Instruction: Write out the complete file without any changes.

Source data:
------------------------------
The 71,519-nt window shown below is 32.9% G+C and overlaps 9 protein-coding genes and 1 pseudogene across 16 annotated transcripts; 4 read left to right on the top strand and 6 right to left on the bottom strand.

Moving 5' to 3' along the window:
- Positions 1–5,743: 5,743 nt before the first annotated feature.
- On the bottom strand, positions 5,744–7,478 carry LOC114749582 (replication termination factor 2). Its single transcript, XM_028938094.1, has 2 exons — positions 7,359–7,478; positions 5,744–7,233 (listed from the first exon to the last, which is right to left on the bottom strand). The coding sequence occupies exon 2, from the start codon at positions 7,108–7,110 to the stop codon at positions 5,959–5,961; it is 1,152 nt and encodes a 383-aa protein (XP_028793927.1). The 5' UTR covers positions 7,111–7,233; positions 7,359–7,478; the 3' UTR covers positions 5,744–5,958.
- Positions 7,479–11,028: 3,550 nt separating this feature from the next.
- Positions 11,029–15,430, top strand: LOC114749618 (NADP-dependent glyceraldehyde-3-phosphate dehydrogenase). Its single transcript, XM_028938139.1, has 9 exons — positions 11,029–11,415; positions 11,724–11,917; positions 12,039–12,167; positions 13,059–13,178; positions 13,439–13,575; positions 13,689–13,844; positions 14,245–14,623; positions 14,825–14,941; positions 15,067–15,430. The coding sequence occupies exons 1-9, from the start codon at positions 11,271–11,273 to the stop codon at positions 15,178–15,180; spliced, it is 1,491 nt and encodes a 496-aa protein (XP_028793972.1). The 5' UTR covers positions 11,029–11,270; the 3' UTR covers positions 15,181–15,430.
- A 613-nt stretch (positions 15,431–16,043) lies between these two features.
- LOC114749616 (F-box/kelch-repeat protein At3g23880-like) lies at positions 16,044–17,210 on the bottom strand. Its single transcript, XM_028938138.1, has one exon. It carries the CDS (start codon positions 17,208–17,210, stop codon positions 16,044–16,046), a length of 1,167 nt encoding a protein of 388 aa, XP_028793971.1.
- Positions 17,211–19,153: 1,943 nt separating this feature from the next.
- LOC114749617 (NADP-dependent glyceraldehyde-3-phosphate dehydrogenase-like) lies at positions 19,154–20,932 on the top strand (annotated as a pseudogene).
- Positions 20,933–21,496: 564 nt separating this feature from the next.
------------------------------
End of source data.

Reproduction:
The 71,519-nt window shown below is 32.9% G+C and overlaps 9 protein-coding genes and 1 pseudogene across 16 annotated transcripts; 4 read left to right on the top strand and 6 right to left on the bottom strand.

Moving 5' to 3' along the window:
- Positions 1–5,743: 5,743 nt before the first annotated feature.
- On the bottom strand, positions 5,744–7,478 carry LOC114749582 (replication termination factor 2). Its single transcript, XM_028938094.1, has 2 exons — positions 7,359–7,478; positions 5,744–7,233 (listed from the first exon to the last, which is right to left on the bottom strand). The coding sequence occupies exon 2, from the start codon at positions 7,108–7,110 to the stop codon at positions 5,959–5,961; it is 1,152 nt and encodes a 383-aa protein (XP_028793927.1). The 5' UTR covers positions 7,111–7,233; positions 7,359–7,478; the 3' UTR covers positions 5,744–5,958.
- Positions 7,479–11,028: 3,550 nt separating this feature from the next.
- Positions 11,029–15,430, top strand: LOC114749618 (NADP-dependent glyceraldehyde-3-phosphate dehydrogenase). Its single transcript, XM_028938139.1, has 9 exons — positions 11,029–11,415; positions 11,724–11,917; positions 12,039–12,167; positions 13,059–13,178; positions 13,439–13,575; positions 13,689–13,844; positions 14,245–14,623; positions 14,825–14,941; positions 15,067–15,430. The coding sequence occupies exons 1-9, from the start codon at positions 11,271–11,273 to the stop codon at positions 15,178–15,180; spliced, it is 1,491 nt and encodes a 496-aa protein (XP_028793972.1). The 5' UTR covers positions 11,029–11,270; the 3' UTR covers positions 15,181–15,430.
- A 613-nt stretch (positions 15,431–16,043) lies between these two features.
- LOC114749616 (F-box/kelch-repeat protein At3g23880-like) lies at positions 16,044–17,210 on the bottom strand. Its single transcript, XM_028938138.1, has one exon. It carries the CDS (start codon positions 17,208–17,210, stop codon positions 16,044–16,046), a length of 1,167 nt encoding a protein of 388 aa, XP_028793971.1.
- Positions 17,211–19,153: 1,943 nt separating this feature from the next.
- LOC114749617 (NADP-dependent glyceraldehyde-3-phosphate dehydrogenase-like) lies at positions 19,154–20,932 on the top strand (annotated as a pseudogene).
- Positions 20,933–21,496: 564 nt separating this feature from the next.